France struggles to take hordes of jobless youth under bloated administrative wing of the state
Schemes to target socially challenged areas with jobs seem to be having limited success
French governments have struggled with the jobless young issue since 1977, when then prime minister Raymond Barre launched the “pact for youth employment”.
For 36 years, most efforts have concentrated on state-subsidised jobs, which account for a quarter of youth employment today. Though these are often decried by conservatives, the right too has resorted to emplois aidés. Nicolas Sarkozy renewed the practice when the crisis started in 2008, creating 550,000 subsidised jobs in 2010.
France created 440,000 emplois aidés last year. That will increase to 540,000 this year, with the additional 100,000 being reserved entirely for disadvantaged youths.
French leaders have learned two things from decades of dealing with joblessness: never admit impotence; and do not attempt to address youth unemployment by proposing less than minimum wage.
The conservative prime minister Dominique de Villepin precipitated mass street demonstrations, and destroyed his own career, when he attempted to enforce a cut-rate contrat premier emploi for the young in 2006. Six years earlier, then socialist prime minister Lionel Jospin probably doomed his chances of becoming president. Faced with lay-offs at a Michelin factory, Jospin admitted “the state cannot do everything.”
In light of these precedents, the admission by labour minister Michel Sapin on June 23rd was surprisingly frank. “Nobody believes that we will resolve unemployment over the medium or long term with subsidised jobs!” he said. “But while growth is stalled, what can we do?”
No French government, left or right, has dared to make the structural reforms that might alleviate unemployment – namely lower labour costs, simpler regulations and less-generous compensation for the jobless. In the absence of an overhaul, the government buys social peace and massages the unemployment figures with subsidised jobs.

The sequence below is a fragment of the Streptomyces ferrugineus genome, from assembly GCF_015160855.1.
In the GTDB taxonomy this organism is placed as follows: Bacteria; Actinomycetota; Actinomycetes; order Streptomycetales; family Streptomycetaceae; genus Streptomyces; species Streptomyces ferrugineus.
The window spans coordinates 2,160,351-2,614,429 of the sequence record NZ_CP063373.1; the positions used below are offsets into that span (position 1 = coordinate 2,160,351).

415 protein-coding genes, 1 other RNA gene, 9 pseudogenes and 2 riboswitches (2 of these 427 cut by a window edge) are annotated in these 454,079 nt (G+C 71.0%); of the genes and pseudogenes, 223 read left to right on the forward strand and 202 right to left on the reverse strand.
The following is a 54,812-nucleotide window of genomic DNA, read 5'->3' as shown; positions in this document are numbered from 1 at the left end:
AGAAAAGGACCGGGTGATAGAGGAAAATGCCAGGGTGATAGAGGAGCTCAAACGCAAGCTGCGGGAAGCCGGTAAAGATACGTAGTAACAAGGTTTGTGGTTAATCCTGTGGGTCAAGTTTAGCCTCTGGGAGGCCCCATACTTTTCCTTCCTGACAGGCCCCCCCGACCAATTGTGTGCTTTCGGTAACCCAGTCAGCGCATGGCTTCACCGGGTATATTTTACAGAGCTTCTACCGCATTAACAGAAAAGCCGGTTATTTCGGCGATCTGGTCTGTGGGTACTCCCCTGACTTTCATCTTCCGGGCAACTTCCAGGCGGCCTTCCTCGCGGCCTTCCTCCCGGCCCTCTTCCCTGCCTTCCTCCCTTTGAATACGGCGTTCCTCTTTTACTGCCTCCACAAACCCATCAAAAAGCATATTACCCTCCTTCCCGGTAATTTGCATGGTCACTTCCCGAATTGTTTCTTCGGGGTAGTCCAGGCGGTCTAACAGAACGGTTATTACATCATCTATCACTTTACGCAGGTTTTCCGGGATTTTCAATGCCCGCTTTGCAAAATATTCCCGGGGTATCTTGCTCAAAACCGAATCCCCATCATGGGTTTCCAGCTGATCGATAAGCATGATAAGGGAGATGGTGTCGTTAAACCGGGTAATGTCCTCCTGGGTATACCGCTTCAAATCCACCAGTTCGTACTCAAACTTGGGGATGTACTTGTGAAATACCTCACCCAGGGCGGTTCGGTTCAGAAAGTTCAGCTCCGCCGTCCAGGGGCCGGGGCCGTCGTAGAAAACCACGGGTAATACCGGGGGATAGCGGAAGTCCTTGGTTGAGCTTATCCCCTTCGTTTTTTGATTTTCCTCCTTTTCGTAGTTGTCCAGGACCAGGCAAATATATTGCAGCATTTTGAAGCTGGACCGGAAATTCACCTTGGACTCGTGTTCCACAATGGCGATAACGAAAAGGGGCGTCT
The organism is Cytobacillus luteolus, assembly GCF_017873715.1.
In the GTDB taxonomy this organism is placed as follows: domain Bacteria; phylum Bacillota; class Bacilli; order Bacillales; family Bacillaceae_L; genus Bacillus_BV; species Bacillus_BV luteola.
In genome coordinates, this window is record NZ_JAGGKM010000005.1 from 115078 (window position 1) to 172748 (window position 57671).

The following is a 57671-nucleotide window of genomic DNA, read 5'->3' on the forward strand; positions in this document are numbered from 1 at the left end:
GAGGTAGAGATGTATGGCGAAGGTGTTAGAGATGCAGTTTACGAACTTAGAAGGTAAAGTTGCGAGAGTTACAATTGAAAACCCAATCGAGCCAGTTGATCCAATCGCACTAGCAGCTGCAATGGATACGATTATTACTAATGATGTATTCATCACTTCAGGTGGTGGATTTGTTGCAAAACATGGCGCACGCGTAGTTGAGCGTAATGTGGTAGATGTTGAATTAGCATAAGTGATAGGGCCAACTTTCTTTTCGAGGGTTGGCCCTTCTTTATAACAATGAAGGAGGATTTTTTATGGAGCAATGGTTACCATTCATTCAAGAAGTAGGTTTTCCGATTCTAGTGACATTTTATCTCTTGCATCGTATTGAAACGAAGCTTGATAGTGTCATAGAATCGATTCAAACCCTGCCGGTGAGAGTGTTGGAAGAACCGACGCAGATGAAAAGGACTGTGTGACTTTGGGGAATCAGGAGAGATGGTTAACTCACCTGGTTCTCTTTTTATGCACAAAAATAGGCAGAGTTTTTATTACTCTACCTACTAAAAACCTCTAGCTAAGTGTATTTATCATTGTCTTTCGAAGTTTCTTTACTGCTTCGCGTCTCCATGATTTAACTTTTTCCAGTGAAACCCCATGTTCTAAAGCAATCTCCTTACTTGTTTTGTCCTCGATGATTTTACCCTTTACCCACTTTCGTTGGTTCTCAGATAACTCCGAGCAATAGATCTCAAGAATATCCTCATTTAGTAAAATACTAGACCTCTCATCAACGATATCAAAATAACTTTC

Origin of parents
The prevalence of youth unemployment among the descendents of immigrants from France’s former colonies is a delicate topic, rarely addressed head-on. Repeated studies have shown job applicants with an African or Arab name, or an address in “le neuf trois” – the Seine-Saint-Denis department north of Paris – are extremely unlikely to find employment.
“If you haven’t got connections, you’re dead,” a youth named Malik in a banlieue north of Paris told Le Monde’s reporter Pascale Krémer. “For the young in the housing projects, there’s only dog work. If you do short-term work, they exploit you completely. We have self-respect. We were born here. We went to school. We’re not going to pick up people’s shit like our parents did.”
The result, says sociologist Cécile van de Velde, is “a form of social pathology” in which jobless French youths are “like beached boats. With the rules stacked against them, they withdraw from the game. It’s a form of resistance, and of self-protection.”